The PhD programme 'Institutions of Politics: Design, Workings, and Implications' is concerned with the analysis of institutions in the broadest sense of the term.
Institutions are analysed both as dependent variables (in terms of their formation and design) and as independent variables (in terms of their impact on the attitudes, behaviour and values of political actors). We also pay particular attention to the normative and theoretical aspects of institutions and therefore we devote a substantial part of the programme to the question of how institutions can be designed, and to the implications of their functioning.
Since the founding of the institute, and not least as a result of its origins within the Faculty of Law, institutional analysis has figured prominently on the institutional research agenda. A renewed interest in institutions, as evidenced by the international political science literature since the early nineties, has served to reinforce this traditional emphasis.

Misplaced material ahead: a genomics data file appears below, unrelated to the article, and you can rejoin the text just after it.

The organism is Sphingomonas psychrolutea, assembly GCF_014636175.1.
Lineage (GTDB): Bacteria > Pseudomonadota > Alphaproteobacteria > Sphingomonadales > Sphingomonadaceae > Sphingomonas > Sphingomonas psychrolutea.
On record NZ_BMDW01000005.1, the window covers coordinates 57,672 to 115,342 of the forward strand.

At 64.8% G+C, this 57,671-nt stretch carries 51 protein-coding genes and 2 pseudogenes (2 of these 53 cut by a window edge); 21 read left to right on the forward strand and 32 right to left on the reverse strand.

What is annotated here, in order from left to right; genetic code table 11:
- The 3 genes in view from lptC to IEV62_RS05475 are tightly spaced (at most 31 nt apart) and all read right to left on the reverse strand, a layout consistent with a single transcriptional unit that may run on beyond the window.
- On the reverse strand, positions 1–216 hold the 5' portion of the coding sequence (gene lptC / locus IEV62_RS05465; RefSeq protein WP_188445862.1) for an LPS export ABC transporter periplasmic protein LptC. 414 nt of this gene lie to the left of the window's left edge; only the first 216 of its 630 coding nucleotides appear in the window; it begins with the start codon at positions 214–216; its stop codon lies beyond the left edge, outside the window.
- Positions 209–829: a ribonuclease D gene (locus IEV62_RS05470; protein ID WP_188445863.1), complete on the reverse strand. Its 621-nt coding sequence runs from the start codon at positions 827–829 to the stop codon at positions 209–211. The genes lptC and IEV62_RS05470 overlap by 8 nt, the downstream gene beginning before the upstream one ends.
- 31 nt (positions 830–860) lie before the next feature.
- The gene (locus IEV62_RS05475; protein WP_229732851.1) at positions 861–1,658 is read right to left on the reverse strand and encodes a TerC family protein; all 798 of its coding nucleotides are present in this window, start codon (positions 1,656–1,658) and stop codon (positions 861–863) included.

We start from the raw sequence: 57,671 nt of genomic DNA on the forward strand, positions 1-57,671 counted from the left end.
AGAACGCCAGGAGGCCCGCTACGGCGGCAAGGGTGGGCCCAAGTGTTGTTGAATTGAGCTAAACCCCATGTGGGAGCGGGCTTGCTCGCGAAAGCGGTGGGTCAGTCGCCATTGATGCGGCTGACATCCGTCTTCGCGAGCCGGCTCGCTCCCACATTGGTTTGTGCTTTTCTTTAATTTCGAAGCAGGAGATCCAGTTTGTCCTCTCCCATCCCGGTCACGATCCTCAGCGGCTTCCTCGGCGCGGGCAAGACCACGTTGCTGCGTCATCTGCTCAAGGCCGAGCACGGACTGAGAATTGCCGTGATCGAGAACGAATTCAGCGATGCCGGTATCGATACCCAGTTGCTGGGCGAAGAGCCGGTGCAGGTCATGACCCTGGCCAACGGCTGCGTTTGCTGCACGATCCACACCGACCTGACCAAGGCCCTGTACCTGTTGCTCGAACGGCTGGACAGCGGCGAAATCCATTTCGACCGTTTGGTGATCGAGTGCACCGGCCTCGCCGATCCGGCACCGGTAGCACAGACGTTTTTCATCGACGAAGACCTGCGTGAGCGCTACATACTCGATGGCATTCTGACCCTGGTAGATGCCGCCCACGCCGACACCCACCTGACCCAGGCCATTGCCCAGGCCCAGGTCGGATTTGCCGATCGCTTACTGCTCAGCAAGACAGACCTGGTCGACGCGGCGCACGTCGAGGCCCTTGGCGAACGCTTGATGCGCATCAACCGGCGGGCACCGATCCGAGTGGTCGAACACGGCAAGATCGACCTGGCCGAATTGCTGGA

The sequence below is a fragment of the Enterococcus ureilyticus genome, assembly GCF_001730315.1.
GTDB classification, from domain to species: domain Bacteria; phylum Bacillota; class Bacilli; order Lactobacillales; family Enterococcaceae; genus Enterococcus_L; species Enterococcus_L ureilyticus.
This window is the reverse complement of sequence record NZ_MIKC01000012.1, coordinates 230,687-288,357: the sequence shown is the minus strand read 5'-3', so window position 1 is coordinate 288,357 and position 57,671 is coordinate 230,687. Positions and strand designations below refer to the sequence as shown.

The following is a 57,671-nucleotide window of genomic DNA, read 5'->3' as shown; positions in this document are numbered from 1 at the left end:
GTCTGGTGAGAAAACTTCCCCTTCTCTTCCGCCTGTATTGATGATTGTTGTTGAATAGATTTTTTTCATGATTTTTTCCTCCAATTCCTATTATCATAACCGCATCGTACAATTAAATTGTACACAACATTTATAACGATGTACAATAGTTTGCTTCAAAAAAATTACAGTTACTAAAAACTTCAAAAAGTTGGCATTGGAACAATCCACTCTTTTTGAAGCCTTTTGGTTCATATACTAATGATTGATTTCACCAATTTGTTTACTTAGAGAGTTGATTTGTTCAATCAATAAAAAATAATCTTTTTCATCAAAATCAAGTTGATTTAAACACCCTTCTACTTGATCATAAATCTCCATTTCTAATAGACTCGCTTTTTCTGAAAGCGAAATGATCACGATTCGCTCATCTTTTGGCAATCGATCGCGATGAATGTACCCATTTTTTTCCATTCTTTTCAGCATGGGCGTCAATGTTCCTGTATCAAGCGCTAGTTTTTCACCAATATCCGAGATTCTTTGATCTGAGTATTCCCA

Research is the principal part of the PhD programme. Students conduct original research leading to a dissertation under the guidance of a supervisor. Almost all PhD candidates are engaged in additional research projects, either individually or with other PhD students or members of the institute's staff, and they routinely attend scientific conferences where they present their work.
A prospective PhD candidate in this field should have:
- considerable methodological knowledge and skills;
- some experience in setting up and carrying out small-scale research projects;
- knowledge of the contemporary social science literature relating to political science;
- good writing skills;
- a strong interest in doing original research at the highest level.
All full professors at the Institute have the ius promovendi (the right to act as a PhD supervisor). The Institute's associate and assistant professors may co-supervise a PhD project.
|Ingrid van Biezen:||
|Joop van Holsteijn:||
|Jan van der Meulen:||